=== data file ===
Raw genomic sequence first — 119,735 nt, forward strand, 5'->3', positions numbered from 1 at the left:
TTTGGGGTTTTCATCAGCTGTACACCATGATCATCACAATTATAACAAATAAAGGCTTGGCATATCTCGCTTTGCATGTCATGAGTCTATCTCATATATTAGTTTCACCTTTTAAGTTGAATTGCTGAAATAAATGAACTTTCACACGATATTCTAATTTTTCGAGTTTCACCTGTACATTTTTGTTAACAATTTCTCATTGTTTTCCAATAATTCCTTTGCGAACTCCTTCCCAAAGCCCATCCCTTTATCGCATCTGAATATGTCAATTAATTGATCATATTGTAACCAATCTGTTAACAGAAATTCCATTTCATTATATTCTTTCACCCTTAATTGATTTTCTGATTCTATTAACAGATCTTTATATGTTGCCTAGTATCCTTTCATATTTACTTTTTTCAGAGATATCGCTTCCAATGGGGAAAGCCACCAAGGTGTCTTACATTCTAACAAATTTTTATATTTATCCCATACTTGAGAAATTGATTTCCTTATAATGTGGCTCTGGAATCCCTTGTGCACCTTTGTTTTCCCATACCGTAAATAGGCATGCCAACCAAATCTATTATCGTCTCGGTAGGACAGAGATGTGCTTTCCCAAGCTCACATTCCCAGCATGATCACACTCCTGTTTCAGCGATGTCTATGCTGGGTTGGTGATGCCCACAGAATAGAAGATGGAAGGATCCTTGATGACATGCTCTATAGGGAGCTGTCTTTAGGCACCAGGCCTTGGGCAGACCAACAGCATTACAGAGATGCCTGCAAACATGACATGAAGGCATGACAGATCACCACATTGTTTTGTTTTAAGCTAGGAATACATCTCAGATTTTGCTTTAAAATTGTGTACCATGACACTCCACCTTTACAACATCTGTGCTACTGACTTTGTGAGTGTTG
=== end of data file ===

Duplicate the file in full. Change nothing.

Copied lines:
Raw genomic sequence first — 119,735 nt, forward strand, 5'->3', positions numbered from 1 at the left:
TTTGGGGTTTTCATCAGCTGTACACCATGATCATCACAATTATAACAAATAAAGGCTTGGCATATCTCGCTTTGCATGTCATGAGTCTATCTCATATATTAGTTTCACCTTTTAAGTTGAATTGCTGAAATAAATGAACTTTCACACGATATTCTAATTTTTCGAGTTTCACCTGTACATTTTTGTTAACAATTTCTCATTGTTTTCCAATAATTCCTTTGCGAACTCCTTCCCAAAGCCCATCCCTTTATCGCATCTGAATATGTCAATTAATTGATCATATTGTAACCAATCTGTTAACAGAAATTCCATTTCATTATATTCTTTCACCCTTAATTGATTTTCTGATTCTATTAACAGATCTTTATATGTTGCCTAGTATCCTTTCATATTTACTTTTTTCAGAGATATCGCTTCCAATGGGGAAAGCCACCAAGGTGTCTTACATTCTAACAAATTTTTATATTTATCCCATACTTGAGAAATTGATTTCCTTATAATGTGGCTCTGGAATCCCTTGTGCACCTTTGTTTTCCCATACCGTAAATAGGCATGCCAACCAAATCTATTATCGTCTCGGTAGGACAGAGATGTGCTTTCCCAAGCTCACATTCCCAGCATGATCACACTCCTGTTTCAGCGATGTCTATGCTGGGTTGGTGATGCCCACAGAATAGAAGATGGAAGGATCCTTGATGACATGCTCTATAGGGAGCTGTCTTTAGGCACCAGGCCTTGGGCAGACCAACAGCATTACAGAGATGCCTGCAAACATGACATGAAGGCATGACAGATCACCACATTGTTTTGTTTTAAGCTAGGAATACATCTCAGATTTTGCTTTAAAATTGTGTACCATGACACTCCACCTTTACAACATCTGTGCTACTGACTTTGTGAGTGTTG